Mix (makes roughly 2 pint glass Bloody Marys)


Lemon not pictured. Also did not use the weed or olive oil (my attempt at making weed oil did not work).

  • 10-14 oz. tomato juice (depending on how much tomato flavor you want)
  • ½ lemon squeezed
  • dashes of Worcestershire sauce
  • 2 tbs vegetarian chili (I used good ol’Hormel Vegetarian Chili)
  • squirts of Sriracha Hot Chili Sauce (to your desired heat level)
  • 1 tbs dill (I used dill paste– you can also use fresh or dried dill)
  • ½ tbs cayenne pepper
  • 1 tsp ginger
  • ½ tbs cumin
  • 1 tbs black pepper
  • ½ tbs celery salt
  • ¼ green bell pepper sliced into small pieces-
  • ¼ white onion sliced into small pieces
  • 1 large carrot sliced into small pieces
  • ⅓ cucumber sliced into small pieces
  • 3 garlic cloves finely chopped



  • ½ grilled cheese
  • 1 pc sauteed tofu
  • 1 falafel
  • 1 baby corn
  • 1 marinated artichoke
  • 1 marinated mushroom
  • 1 marinated sundried tomato
  • 1 pickle spear
  • 1 lemon wedge (to rim the glass)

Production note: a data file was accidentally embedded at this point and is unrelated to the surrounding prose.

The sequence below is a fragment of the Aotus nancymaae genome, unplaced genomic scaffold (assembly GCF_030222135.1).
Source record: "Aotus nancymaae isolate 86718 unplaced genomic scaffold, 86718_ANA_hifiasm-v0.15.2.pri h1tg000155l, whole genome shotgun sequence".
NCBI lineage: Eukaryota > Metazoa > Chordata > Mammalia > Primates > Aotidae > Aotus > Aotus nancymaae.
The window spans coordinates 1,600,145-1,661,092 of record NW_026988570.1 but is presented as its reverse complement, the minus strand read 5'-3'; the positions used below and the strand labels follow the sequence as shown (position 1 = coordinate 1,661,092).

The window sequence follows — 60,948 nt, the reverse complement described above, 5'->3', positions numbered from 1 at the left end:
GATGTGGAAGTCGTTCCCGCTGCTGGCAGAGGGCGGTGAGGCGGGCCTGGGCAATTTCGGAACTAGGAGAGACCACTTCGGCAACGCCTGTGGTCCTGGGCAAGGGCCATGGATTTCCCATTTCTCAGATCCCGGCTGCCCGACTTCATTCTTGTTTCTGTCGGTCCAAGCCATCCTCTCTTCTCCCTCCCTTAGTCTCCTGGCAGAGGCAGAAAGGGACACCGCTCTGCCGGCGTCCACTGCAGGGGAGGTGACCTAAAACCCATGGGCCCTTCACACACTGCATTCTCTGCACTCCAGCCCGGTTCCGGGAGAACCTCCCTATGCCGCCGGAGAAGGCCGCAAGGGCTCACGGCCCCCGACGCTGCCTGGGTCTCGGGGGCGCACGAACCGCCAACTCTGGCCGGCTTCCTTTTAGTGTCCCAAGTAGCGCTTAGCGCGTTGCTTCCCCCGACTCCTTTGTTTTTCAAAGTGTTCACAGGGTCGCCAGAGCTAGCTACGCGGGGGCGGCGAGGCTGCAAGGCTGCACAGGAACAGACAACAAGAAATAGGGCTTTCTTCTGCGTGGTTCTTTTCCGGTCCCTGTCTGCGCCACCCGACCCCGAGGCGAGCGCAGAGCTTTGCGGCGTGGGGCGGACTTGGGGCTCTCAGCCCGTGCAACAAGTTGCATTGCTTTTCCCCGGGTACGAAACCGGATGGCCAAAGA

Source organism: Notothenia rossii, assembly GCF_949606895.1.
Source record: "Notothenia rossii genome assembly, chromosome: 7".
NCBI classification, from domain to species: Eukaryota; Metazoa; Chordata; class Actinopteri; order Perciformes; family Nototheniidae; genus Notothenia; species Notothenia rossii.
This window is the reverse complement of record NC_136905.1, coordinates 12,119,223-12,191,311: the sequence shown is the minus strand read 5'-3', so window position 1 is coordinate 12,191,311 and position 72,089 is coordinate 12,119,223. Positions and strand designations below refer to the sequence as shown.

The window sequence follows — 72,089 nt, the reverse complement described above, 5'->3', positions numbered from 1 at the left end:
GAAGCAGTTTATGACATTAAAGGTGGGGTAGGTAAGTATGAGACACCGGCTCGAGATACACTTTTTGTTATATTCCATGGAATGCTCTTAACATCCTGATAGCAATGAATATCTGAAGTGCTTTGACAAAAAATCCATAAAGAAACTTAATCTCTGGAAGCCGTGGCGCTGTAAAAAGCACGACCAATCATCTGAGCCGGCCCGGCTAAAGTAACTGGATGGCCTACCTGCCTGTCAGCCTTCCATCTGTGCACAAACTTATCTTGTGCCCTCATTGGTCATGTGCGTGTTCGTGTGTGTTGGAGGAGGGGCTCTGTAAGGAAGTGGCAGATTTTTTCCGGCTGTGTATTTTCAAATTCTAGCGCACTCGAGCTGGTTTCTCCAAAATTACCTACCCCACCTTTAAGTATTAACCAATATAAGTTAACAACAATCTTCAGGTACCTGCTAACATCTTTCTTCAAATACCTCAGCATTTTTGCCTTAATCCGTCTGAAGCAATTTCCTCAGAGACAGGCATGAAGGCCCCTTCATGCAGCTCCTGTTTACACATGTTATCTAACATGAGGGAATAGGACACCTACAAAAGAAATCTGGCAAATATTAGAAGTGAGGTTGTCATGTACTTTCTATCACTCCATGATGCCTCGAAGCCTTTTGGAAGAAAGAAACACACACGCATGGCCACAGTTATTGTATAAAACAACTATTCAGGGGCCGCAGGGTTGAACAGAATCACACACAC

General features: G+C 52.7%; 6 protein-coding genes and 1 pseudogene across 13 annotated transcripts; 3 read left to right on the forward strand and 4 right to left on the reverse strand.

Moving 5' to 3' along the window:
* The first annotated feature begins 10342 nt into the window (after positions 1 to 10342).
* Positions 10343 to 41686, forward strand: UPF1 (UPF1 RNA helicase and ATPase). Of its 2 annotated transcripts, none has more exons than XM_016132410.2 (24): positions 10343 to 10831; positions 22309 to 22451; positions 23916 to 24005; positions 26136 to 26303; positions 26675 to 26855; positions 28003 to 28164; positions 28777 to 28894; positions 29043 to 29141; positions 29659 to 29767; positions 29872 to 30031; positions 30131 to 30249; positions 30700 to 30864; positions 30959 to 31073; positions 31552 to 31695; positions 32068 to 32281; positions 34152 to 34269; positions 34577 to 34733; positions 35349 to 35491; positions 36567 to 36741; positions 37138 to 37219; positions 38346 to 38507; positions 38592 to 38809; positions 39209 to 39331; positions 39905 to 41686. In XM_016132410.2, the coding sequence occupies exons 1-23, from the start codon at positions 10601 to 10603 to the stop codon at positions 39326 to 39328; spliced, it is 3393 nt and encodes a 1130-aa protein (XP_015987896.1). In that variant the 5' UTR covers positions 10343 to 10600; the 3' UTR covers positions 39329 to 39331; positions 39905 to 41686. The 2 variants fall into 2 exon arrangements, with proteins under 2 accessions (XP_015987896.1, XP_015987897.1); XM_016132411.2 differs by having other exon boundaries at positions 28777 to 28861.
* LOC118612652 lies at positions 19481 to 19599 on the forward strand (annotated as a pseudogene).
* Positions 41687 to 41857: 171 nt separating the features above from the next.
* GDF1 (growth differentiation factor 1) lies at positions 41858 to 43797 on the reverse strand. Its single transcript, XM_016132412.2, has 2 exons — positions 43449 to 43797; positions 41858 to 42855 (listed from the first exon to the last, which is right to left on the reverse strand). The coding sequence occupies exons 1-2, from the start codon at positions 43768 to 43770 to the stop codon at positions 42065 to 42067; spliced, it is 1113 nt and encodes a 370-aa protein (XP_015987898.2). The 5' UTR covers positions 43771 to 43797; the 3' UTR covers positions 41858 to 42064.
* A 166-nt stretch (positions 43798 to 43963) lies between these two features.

• celery salt (to rim the the glass)

1.5-2 oz vodka for each Bloody


Day One

Preparing the Mix

  1. Pour tomato juice into sealable container. I used an old tomato juice bottle.
  2. Add the lemon juice, Worcestershire sauce, vegetarian chili, and Sriracha. Mix together.
  3. Toss in the dill paste (or fresh/dried), cayenne pepper, ginger, cumin, black pepper, and celery salt. Shake well.
  4. Add the green bell pepper, white onion, garlic, carrot, and cucumber. Mix together.
  5. Seal the container and let sit overnight (or two nights if you want a stronger infusion).

Day Two (or Three)

Constructing the Garnish & Crafting the Jerry Mary

  1. Place all of the garnishes except the pickle spear on a large wooden skewer.
  2. Rim the glass with a lemon wedge.
  3. Coat the rim of the glass with celery salt.
  4. Fill the glass halfway with ice.
  5. Pour 1.5-2 oz of vodka in the glass.
  6. Place a small strainer over the glass and pour the mix from the container into the glass. This will ensure the solid ingredients in the mix are not poured into the actual cocktail. (Note: if you don’t have a small strainer, you could place a larger strainer over a pitcher instead and then pour the mix from the pitcher into the glass)
  7. Stir.
  8. Place the wooden skewer standing upright in the glass.
  9. Toss in the pickle spear.
  10. Fare You Well Grateful Dead– Enjoy your Jerry Mary celebrating the band that showed America what freedom truly is!